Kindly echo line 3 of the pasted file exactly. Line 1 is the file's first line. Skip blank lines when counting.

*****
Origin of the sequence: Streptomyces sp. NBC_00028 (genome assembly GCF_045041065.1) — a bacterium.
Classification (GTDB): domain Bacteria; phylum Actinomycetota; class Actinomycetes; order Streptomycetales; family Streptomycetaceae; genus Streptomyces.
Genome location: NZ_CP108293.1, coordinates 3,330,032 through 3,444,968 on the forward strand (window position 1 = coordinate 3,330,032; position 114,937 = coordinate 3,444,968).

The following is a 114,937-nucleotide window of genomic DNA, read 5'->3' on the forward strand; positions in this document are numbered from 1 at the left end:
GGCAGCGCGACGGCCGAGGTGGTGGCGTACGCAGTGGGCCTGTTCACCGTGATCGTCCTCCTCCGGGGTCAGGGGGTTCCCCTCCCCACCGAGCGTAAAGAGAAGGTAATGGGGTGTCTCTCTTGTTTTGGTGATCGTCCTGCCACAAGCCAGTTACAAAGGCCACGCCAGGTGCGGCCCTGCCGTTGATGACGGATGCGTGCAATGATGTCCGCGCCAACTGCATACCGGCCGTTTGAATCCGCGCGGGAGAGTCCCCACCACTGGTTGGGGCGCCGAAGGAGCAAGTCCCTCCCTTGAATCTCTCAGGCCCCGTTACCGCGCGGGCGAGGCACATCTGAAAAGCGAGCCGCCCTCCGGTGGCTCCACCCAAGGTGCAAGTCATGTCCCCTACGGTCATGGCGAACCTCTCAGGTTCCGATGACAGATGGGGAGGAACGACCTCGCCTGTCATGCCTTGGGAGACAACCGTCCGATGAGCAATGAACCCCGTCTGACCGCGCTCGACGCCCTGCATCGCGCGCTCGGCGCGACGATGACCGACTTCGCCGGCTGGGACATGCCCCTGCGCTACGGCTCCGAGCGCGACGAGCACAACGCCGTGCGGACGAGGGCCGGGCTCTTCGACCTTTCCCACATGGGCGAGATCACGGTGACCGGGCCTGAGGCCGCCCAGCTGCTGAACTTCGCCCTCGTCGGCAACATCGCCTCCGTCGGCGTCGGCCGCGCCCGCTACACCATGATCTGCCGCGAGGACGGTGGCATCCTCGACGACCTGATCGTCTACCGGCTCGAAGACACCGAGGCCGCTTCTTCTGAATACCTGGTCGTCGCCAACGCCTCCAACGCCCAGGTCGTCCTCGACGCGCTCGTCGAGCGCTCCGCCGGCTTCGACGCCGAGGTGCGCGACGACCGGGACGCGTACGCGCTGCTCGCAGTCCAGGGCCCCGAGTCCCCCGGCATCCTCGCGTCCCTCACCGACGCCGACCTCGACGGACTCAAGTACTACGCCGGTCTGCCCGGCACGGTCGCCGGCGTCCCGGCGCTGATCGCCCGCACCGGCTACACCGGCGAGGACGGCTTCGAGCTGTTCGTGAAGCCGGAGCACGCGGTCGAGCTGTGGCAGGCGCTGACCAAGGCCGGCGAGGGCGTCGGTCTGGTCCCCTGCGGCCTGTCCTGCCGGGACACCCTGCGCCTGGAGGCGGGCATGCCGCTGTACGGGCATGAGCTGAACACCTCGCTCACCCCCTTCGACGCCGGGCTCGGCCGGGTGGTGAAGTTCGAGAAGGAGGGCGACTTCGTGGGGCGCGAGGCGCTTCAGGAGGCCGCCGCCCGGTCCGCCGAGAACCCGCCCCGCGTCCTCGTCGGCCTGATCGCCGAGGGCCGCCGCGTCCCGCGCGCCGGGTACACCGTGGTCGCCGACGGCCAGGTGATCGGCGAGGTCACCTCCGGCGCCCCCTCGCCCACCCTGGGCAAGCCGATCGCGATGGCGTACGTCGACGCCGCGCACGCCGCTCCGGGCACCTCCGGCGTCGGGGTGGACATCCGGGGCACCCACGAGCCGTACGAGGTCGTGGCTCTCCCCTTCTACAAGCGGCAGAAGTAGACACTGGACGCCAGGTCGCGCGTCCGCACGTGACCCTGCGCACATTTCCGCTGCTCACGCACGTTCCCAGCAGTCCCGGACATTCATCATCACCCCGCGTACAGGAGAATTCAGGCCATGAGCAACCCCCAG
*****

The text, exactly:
Genome location: NZ_CP108293.1, coordinates 3,330,032 through 3,444,968 on the forward strand (window position 1 = coordinate 3,330,032; position 114,937 = coordinate 3,444,968).